Jeff V’s Score: 9.2/10

Ride: 9 - Firm underfoot, but stable and predictable for technical terrain

Fit: 9 - These are slim and precise, even for my narrow low volume foot and need for foothold

Value: 9 - $180 is creeping up in price, but quality, durability and performance are all very good

Style: 10 - I find them to be very sharp looking

Traction: 10 - Traction is top notch on any surface

Rock Protection: 9 - while the stack is low, the firm Pebax midsole offers great protection


5 Comparisons

Index to all RTR reviews: HERE

Saucony Peregrine 13 (RTR Review): The Peregrine is lighter, much better cushioned (more of it and softer), but still performs very well in technical terrain.  Foothold is more relaxed and appropriate for longer distances and is not nearly as precise as the Sky DNA’s, but is still quite good.  The Sky has an edge in traction and stability, but you can save $40 with the Peregrine.

VJ Xtrm 2 (RTR Review): The VJ is much lighter, quicker (in part because of the weight), with equal foothold without feeling overly confining.  The Sky has a bit more substance and protection underfoot, but this comes at a significant weight penalty.  The VJ has an edge in traction as well. 

La Sportiva Bushido II (RTR Review): The Bushido is a bit heavier and has the same stack, but the midsole feels more cushioned and forgiving with equal stability, although it is maybe not as responsive.  Foothold is equal, but the Bushido does not feel as confining and I can run many more hours in the Bushido.  The Sky has an edge in traction, mostly because of its more aggressive lugs.  The Bushido also costs $50 less.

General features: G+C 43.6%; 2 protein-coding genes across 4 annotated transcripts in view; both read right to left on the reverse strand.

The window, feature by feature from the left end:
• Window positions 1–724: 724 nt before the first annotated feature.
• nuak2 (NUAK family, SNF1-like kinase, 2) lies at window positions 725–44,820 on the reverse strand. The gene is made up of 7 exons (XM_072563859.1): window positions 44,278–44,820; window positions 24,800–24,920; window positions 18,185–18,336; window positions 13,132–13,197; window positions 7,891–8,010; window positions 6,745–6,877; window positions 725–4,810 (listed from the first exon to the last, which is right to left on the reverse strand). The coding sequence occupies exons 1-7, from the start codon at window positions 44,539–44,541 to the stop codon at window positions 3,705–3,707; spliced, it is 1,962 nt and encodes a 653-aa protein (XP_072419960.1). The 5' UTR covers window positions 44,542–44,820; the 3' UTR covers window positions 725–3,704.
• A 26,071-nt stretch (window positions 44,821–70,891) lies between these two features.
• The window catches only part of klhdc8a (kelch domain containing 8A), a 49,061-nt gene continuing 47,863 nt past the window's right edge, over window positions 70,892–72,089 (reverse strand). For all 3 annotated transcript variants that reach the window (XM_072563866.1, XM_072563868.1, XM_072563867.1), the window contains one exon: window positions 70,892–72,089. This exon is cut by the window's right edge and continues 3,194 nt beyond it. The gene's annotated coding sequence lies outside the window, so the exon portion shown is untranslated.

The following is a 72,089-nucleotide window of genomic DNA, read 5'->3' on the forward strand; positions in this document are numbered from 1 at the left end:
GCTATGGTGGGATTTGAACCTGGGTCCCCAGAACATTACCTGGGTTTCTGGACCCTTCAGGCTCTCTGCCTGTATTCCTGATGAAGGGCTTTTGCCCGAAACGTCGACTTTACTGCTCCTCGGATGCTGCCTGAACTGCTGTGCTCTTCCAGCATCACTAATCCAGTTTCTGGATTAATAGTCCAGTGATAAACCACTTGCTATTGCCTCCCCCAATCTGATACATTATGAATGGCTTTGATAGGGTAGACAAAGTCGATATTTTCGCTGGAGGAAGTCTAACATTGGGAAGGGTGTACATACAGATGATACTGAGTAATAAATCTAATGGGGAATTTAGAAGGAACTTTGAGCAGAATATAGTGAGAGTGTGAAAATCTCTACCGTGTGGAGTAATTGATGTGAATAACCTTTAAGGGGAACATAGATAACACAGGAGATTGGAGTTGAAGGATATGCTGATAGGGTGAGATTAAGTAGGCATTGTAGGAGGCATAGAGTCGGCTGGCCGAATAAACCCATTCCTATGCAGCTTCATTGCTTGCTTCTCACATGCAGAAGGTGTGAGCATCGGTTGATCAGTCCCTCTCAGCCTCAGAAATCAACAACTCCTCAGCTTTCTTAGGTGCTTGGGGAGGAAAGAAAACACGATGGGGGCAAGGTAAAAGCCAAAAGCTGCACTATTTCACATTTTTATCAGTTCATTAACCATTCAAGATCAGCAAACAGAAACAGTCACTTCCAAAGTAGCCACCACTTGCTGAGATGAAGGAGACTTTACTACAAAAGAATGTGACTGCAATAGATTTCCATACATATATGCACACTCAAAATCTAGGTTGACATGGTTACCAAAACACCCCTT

Scarpa Golden Gate Kima RT (RTR Review) : The Kima is a bigger, heavier, more substantial shoe with a more forgiving midsole and features a carbon plate.  I think the Sky is a bit more performance oriented for shorter, more technical days, where the Kima has an edge for longer days in technical terrain.

Scott SuperTrac RC 2 (RTR Review): The RC is significantly lighter, with softer and more responsive midsole foam, though it is not as protective underfoot at the Sky.  Both have very precise uppers, though the RC’s is less confining.  The Sky has an edge in traction and overall durability, especially outsole durability.  The RC is a more race ready shoe and costs $40 less.

Tester Profile

Jeff Valliere loves to run and explore the mountains of Colorado, the steeper and more technical the better. He has summited all of the 14ers in the state and can be found on mountain trails daily, no matter the weather, season, conditions or whether there is daylight or not.  On the side he loves to ski (all forms) bike and hike, often with his family, as he introduces his 12 year old daughters to the outdoors. Jeff was born and raised in New Hampshire, but has called Colorado home for over 25 years. He is 5’9” and 145 lbs.

The Sky DNA is available from


Moosejaw SHOP HERE

The samples were provided at no charge for review purposes.RoadTrail Run has affiliate partnerships and may earn commission on products purchased via shopping links in this article. These partnerships do not influence our editorial content. The opinions herein are entirely the authors'.

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Jeff Valliere said...


Anonymous said...

Shoe seems way over engineered ( can't understand why Dynafit makes things more complicated than they should be). I have the Alpine DNA and, while not perfect, is probably a better race day shoe.

Anonymous said...

A race shoe too heavy for racing work lots of wasted goodies and effort. Can't quite follow the rating, especially as way more viable shoes scored lower on RTR.